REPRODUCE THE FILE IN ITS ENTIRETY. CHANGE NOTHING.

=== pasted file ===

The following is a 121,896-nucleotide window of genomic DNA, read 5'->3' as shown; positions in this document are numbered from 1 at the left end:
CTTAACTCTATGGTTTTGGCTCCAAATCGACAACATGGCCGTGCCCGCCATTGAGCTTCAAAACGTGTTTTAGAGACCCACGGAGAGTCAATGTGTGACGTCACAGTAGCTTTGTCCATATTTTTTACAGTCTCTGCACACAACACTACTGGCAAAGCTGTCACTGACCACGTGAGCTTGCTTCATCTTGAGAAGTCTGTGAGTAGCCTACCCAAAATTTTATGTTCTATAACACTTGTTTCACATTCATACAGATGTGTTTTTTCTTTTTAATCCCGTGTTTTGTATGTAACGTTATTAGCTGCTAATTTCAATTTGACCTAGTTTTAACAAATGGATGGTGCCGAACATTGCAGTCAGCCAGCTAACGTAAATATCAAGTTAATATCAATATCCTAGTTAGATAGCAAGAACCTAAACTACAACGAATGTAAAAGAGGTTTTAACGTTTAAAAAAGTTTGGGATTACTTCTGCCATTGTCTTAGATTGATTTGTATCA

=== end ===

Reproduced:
The following is a 121,896-nucleotide window of genomic DNA, read 5'->3' as shown; positions in this document are numbered from 1 at the left end:
CTTAACTCTATGGTTTTGGCTCCAAATCGACAACATGGCCGTGCCCGCCATTGAGCTTCAAAACGTGTTTTAGAGACCCACGGAGAGTCAATGTGTGACGTCACAGTAGCTTTGTCCATATTTTTTACAGTCTCTGCACACAACACTACTGGCAAAGCTGTCACTGACCACGTGAGCTTGCTTCATCTTGAGAAGTCTGTGAGTAGCCTACCCAAAATTTTATGTTCTATAACACTTGTTTCACATTCATACAGATGTGTTTTTTCTTTTTAATCCCGTGTTTTGTATGTAACGTTATTAGCTGCTAATTTCAATTTGACCTAGTTTTAACAAATGGATGGTGCCGAACATTGCAGTCAGCCAGCTAACGTAAATATCAAGTTAATATCAATATCCTAGTTAGATAGCAAGAACCTAAACTACAACGAATGTAAAAGAGGTTTTAACGTTTAAAAAAGTTTGGGATTACTTCTGCCATTGTCTTAGATTGATTTGTATCA